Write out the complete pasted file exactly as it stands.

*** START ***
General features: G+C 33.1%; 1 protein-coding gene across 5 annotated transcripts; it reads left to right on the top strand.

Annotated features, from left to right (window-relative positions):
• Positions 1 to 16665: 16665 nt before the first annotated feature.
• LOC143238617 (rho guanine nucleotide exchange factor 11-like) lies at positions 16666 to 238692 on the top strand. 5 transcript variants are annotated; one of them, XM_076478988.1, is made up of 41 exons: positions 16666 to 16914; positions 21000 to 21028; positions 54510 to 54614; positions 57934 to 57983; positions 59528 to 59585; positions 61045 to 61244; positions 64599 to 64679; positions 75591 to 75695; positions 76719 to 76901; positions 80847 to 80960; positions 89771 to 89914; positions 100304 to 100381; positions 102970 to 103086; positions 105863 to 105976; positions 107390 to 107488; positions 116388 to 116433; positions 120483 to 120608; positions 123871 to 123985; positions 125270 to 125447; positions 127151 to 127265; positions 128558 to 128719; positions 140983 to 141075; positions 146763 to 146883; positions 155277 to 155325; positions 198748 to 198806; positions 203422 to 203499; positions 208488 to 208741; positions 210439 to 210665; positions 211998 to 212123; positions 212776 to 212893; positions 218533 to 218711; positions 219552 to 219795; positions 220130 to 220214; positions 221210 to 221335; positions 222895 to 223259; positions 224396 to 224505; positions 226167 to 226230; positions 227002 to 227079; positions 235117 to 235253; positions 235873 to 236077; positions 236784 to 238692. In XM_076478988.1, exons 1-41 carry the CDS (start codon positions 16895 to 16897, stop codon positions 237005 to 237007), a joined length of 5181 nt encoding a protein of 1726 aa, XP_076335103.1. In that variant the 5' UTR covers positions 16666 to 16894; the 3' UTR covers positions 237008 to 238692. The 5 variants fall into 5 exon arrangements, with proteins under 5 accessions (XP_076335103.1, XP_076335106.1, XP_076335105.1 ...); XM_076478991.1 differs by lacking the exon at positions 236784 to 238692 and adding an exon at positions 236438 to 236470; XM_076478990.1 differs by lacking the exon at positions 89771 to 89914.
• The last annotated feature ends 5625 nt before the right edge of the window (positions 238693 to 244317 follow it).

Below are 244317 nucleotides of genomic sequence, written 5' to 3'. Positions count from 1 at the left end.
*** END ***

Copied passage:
General features: G+C 33.1%; 1 protein-coding gene across 5 annotated transcripts; it reads left to right on the top strand.

Annotated features, from left to right (window-relative positions):
• Positions 1 to 16665: 16665 nt before the first annotated feature.
• LOC143238617 (rho guanine nucleotide exchange factor 11-like) lies at positions 16666 to 238692 on the top strand. 5 transcript variants are annotated; one of them, XM_076478988.1, is made up of 41 exons: positions 16666 to 16914; positions 21000 to 21028; positions 54510 to 54614; positions 57934 to 57983; positions 59528 to 59585; positions 61045 to 61244; positions 64599 to 64679; positions 75591 to 75695; positions 76719 to 76901; positions 80847 to 80960; positions 89771 to 89914; positions 100304 to 100381; positions 102970 to 103086; positions 105863 to 105976; positions 107390 to 107488; positions 116388 to 116433; positions 120483 to 120608; positions 123871 to 123985; positions 125270 to 125447; positions 127151 to 127265; positions 128558 to 128719; positions 140983 to 141075; positions 146763 to 146883; positions 155277 to 155325; positions 198748 to 198806; positions 203422 to 203499; positions 208488 to 208741; positions 210439 to 210665; positions 211998 to 212123; positions 212776 to 212893; positions 218533 to 218711; positions 219552 to 219795; positions 220130 to 220214; positions 221210 to 221335; positions 222895 to 223259; positions 224396 to 224505; positions 226167 to 226230; positions 227002 to 227079; positions 235117 to 235253; positions 235873 to 236077; positions 236784 to 238692. In XM_076478988.1, exons 1-41 carry the CDS (start codon positions 16895 to 16897, stop codon positions 237005 to 237007), a joined length of 5181 nt encoding a protein of 1726 aa, XP_076335103.1. In that variant the 5' UTR covers positions 16666 to 16894; the 3' UTR covers positions 237008 to 238692. The 5 variants fall into 5 exon arrangements, with proteins under 5 accessions (XP_076335103.1, XP_076335106.1, XP_076335105.1 ...); XM_076478991.1 differs by lacking the exon at positions 236784 to 238692 and adding an exon at positions 236438 to 236470; XM_076478990.1 differs by lacking the exon at positions 89771 to 89914.
• The last annotated feature ends 5625 nt before the right edge of the window (positions 238693 to 244317 follow it).

Below are 244317 nucleotides of genomic sequence, written 5' to 3'. Positions count from 1 at the left end.